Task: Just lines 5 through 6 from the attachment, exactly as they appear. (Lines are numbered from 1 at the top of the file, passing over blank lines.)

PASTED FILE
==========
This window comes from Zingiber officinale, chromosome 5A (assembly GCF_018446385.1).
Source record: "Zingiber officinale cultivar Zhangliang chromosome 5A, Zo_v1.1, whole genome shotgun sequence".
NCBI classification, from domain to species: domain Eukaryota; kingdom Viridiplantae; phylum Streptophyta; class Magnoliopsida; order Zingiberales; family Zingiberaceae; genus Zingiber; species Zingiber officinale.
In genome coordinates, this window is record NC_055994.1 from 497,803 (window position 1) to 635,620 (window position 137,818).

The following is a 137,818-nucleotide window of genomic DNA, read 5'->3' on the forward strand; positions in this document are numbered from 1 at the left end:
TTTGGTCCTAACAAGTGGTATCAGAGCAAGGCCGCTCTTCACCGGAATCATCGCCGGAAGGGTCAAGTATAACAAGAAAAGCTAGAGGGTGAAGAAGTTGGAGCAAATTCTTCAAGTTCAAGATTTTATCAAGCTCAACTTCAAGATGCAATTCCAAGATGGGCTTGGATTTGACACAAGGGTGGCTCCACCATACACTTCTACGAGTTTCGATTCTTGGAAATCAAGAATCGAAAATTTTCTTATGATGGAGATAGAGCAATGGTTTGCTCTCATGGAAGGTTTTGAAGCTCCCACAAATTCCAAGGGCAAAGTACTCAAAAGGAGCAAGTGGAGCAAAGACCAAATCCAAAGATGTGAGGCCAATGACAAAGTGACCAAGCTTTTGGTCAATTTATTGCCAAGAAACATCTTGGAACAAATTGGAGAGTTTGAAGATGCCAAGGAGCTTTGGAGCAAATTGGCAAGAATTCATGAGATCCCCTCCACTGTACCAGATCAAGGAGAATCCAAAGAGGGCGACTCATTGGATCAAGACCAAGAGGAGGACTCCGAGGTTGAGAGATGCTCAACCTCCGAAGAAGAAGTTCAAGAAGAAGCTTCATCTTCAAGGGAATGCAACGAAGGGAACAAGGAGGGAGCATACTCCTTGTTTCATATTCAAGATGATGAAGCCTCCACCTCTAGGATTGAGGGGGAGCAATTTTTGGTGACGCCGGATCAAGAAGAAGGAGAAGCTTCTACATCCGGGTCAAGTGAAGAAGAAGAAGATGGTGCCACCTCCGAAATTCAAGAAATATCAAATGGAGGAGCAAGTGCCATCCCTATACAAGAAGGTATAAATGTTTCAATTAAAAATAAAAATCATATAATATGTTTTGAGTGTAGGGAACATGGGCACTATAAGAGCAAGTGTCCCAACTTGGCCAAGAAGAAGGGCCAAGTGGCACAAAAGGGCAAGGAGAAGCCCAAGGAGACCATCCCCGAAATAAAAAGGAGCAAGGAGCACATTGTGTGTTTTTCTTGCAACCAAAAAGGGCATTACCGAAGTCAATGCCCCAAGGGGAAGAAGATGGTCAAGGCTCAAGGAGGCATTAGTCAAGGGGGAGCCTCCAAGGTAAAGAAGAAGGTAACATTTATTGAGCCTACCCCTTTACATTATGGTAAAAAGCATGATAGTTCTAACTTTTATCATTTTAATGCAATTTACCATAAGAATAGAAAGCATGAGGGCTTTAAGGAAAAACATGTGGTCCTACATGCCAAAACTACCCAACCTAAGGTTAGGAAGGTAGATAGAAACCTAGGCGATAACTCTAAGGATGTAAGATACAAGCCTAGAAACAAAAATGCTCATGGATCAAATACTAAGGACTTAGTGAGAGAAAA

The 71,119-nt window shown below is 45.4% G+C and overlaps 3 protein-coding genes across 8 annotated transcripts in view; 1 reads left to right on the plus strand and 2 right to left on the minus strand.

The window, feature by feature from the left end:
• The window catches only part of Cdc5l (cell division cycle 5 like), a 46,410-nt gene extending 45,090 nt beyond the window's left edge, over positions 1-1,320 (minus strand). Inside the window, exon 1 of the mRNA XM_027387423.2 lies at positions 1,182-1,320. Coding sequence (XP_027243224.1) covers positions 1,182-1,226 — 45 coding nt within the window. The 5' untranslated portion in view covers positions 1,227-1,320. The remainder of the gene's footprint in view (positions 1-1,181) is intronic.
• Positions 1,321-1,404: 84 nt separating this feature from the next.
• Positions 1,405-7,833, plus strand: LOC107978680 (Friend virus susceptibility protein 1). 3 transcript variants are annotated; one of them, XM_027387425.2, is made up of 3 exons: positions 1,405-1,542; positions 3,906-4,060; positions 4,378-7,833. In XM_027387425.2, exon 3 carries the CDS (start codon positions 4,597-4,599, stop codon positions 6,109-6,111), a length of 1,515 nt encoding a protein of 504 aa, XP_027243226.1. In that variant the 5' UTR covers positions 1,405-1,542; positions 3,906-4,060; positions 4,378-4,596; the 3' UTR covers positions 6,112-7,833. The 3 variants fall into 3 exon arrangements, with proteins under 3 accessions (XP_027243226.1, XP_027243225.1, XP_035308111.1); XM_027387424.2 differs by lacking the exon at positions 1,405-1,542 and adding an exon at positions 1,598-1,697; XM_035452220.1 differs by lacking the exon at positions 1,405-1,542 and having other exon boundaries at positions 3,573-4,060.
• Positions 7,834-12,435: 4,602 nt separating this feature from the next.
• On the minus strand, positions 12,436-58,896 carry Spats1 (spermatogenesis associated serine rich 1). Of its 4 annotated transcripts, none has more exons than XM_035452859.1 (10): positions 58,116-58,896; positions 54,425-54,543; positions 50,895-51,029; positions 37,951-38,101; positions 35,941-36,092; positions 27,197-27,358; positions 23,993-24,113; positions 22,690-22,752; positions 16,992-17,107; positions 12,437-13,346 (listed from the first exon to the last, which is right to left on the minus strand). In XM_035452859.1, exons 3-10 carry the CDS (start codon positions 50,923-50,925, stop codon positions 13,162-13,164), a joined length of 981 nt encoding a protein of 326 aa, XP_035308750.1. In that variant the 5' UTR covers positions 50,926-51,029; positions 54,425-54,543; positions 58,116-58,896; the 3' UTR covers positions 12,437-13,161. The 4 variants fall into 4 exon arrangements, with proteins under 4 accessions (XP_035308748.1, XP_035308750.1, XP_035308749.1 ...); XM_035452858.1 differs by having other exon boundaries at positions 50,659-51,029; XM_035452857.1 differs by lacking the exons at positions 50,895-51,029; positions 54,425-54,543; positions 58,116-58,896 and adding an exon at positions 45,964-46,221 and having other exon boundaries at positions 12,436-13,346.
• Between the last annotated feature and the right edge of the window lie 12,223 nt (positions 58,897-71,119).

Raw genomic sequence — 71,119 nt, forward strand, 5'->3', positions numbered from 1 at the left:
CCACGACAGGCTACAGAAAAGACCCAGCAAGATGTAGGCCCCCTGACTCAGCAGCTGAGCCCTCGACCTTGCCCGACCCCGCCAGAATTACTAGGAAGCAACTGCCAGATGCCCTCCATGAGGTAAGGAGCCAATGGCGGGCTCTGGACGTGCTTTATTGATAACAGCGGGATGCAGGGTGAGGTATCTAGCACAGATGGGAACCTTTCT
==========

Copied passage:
The following is a 137,818-nucleotide window of genomic DNA, read 5'->3' on the forward strand; positions in this document are numbered from 1 at the left end:
TTTGGTCCTAACAAGTGGTATCAGAGCAAGGCCGCTCTTCACCGGAATCATCGCCGGAAGGGTCAAGTATAACAAGAAAAGCTAGAGGGTGAAGAAGTTGGAGCAAATTCTTCAAGTTCAAGATTTTATCAAGCTCAACTTCAAGATGCAATTCCAAGATGGGCTTGGATTTGACACAAGGGTGGCTCCACCATACACTTCTACGAGTTTCGATTCTTGGAAATCAAGAATCGAAAATTTTCTTATGATGGAGATAGAGCAATGGTTTGCTCTCATGGAAGGTTTTGAAGCTCCCACAAATTCCAAGGGCAAAGTACTCAAAAGGAGCAAGTGGAGCAAAGACCAAATCCAAAGATGTGAGGCCAATGACAAAGTGACCAAGCTTTTGGTCAATTTATTGCCAAGAAACATCTTGGAACAAATTGGAGAGTTTGAAGATGCCAAGGAGCTTTGGAGCAAATTGGCAAGAATTCATGAGATCCCCTCCACTGTACCAGATCAAGGAGAATCCAAAGAGGGCGACTCATTGGATCAAGACCAAGAGGAGGACTCCGAGGTTGAGAGATGCTCAACCTCCGAAGAAGAAGTTCAAGAAGAAGCTTCATCTTCAAGGGAATGCAACGAAGGGAACAAGGAGGGAGCATACTCCTTGTTTCATATTCAAGATGATGAAGCCTCCACCTCTAGGATTGAGGGGGAGCAATTTTTGGTGACGCCGGATCAAGAAGAAGGAGAAGCTTCTACATCCGGGTCAAGTGAAGAAGAAGAAGATGGTGCCACCTCCGAAATTCAAGAAATATCAAATGGAGGAGCAAGTGCCATCCCTATACAAGAAGGTATAAATGTTTCAATTAAAAATAAAAATCATATAATATGTTTTGAGTGTAGGGAACATGGGCACTATAAGAGCAAGTGTCCCAACTTGGCCAAGAAGAAGGGCCAAGTGGCACAAAAGGGCAAGGAGAAGCCCAAGGAGACCATCCCCGAAATAAAAAGGAGCAAGGAGCACATTGTGTGTTTTTCTTGCAACCAAAAAGGGCATTACCGAAGTCAATGCCCCAAGGGGAAGAAGATGGTCAAGGCTCAAGGAGGCATTAGTCAAGGGGGAGCCTCCAAGGTAAAGAAGAAGGTAACATTTATTGAGCCTACCCCTTTACATTATGGTAAAAAGCATGATAGTTCTAACTTTTATCATTTTAATGCAATTTACCATAAGAATAGAAAGCATGAGGGCTTTAAGGAAAAACATGTGGTCCTACATGCCAAAACTACCCAACCTAAGGTTAGGAAGGTAGATAGAAACCTAGGCGATAACTCTAAGGATGTAAGATACAAGCCTAGAAACAAAAATGCTCATGGATCAAATACTAAGGACTTAGTGAGAGAAAA